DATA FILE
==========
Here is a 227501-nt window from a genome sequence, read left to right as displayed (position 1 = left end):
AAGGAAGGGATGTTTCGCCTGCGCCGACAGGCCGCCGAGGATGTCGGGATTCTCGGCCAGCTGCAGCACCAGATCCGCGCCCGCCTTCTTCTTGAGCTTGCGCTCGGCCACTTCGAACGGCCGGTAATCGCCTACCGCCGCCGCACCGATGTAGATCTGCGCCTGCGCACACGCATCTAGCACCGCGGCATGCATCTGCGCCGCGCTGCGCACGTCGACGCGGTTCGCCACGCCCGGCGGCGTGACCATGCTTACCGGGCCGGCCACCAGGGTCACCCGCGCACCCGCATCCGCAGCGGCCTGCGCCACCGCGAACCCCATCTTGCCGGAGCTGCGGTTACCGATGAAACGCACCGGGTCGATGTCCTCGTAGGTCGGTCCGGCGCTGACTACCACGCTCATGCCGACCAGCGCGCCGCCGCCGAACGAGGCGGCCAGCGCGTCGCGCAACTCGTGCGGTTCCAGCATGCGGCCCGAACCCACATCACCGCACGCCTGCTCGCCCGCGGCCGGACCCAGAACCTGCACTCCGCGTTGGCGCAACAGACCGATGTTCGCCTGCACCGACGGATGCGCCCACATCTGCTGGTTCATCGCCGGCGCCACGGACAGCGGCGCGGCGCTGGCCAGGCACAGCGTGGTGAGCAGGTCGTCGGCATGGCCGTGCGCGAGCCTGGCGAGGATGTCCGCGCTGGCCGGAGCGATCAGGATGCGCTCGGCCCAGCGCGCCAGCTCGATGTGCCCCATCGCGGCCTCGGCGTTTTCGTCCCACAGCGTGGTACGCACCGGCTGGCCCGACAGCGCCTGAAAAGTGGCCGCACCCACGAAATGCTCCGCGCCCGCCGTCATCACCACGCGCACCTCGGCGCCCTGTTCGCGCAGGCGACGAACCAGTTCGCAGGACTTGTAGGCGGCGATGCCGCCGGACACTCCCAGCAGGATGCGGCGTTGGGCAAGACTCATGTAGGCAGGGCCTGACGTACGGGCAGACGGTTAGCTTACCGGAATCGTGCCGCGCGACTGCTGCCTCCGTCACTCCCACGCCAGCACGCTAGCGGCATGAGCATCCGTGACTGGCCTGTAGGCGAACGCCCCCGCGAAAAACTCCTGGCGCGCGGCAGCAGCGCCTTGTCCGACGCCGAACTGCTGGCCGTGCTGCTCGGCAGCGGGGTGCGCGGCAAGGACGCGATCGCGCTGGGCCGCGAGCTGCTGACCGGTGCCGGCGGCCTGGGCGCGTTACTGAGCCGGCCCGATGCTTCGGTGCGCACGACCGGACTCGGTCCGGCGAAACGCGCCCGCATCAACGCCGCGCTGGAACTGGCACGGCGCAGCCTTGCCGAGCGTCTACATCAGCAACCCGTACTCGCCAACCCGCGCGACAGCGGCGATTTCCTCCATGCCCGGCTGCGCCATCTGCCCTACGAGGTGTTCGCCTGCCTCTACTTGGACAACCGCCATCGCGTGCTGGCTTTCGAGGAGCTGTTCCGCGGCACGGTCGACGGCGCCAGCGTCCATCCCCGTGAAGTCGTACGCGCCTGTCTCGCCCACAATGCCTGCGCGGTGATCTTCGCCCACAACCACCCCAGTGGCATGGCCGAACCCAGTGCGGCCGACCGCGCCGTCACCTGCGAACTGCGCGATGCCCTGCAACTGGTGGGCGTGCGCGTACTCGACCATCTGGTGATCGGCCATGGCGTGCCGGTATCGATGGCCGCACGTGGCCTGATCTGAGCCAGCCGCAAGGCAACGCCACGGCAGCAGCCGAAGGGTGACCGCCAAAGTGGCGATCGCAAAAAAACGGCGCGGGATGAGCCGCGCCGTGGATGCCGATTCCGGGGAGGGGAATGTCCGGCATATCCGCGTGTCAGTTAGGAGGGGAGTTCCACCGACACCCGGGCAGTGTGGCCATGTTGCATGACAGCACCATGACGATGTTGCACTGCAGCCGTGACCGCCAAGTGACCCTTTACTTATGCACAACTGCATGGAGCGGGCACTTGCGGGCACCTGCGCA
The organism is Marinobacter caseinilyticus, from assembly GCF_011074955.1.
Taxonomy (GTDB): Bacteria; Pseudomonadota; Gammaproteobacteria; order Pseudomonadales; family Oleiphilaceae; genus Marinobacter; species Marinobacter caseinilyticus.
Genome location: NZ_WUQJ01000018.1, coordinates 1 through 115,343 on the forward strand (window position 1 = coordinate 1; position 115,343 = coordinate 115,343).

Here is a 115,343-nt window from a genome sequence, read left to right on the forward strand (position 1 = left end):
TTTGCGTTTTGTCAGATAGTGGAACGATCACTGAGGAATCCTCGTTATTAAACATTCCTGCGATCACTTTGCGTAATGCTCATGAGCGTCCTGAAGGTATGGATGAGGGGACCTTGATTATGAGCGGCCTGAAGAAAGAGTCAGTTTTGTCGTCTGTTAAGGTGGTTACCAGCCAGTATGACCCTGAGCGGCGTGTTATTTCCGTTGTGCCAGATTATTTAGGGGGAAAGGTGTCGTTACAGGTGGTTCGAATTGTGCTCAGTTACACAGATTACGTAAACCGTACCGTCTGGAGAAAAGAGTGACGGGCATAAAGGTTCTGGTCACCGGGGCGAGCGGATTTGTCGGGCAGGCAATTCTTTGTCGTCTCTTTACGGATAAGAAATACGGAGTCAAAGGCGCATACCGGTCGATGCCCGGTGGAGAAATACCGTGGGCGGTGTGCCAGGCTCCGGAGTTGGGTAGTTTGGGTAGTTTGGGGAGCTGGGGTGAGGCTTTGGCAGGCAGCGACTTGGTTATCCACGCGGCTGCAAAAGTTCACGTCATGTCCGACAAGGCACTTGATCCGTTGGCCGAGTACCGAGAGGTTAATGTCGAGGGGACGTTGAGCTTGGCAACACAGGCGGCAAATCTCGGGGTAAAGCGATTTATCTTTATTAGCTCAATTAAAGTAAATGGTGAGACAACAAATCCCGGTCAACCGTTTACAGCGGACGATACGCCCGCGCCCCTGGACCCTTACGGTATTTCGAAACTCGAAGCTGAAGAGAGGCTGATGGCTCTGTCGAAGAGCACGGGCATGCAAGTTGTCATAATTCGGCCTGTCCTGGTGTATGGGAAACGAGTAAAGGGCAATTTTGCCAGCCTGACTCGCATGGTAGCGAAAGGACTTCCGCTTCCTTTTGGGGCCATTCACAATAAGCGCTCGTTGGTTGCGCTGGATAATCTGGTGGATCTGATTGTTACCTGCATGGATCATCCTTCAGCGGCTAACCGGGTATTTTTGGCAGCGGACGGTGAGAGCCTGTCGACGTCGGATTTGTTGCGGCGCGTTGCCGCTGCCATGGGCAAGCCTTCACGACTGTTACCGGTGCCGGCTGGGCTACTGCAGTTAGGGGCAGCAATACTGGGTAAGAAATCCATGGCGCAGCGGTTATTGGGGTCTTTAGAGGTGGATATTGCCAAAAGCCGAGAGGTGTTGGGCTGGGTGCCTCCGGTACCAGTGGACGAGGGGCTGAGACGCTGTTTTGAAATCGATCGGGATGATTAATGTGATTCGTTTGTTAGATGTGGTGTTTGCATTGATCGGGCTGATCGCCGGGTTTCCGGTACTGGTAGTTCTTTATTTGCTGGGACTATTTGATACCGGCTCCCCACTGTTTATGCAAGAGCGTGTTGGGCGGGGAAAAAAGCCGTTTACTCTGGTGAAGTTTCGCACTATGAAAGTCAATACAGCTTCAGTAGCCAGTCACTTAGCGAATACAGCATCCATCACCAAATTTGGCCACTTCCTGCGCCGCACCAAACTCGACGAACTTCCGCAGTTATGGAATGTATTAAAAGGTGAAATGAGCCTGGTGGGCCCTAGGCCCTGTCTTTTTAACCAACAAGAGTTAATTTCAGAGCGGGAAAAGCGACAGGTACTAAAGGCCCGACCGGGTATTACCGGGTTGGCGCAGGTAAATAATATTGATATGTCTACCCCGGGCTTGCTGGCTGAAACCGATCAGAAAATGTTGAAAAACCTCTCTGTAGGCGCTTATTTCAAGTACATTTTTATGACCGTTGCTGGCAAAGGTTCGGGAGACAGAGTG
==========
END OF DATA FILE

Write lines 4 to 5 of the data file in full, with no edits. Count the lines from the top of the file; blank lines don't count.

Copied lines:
Taxonomy (GTDB): Bacteria; Pseudomonadota; Gammaproteobacteria; order Pseudomonadales; family Oleiphilaceae; genus Marinobacter; species Marinobacter caseinilyticus.
Genome location: NZ_WUQJ01000018.1, coordinates 1 through 115,343 on the forward strand (window position 1 = coordinate 1; position 115,343 = coordinate 115,343).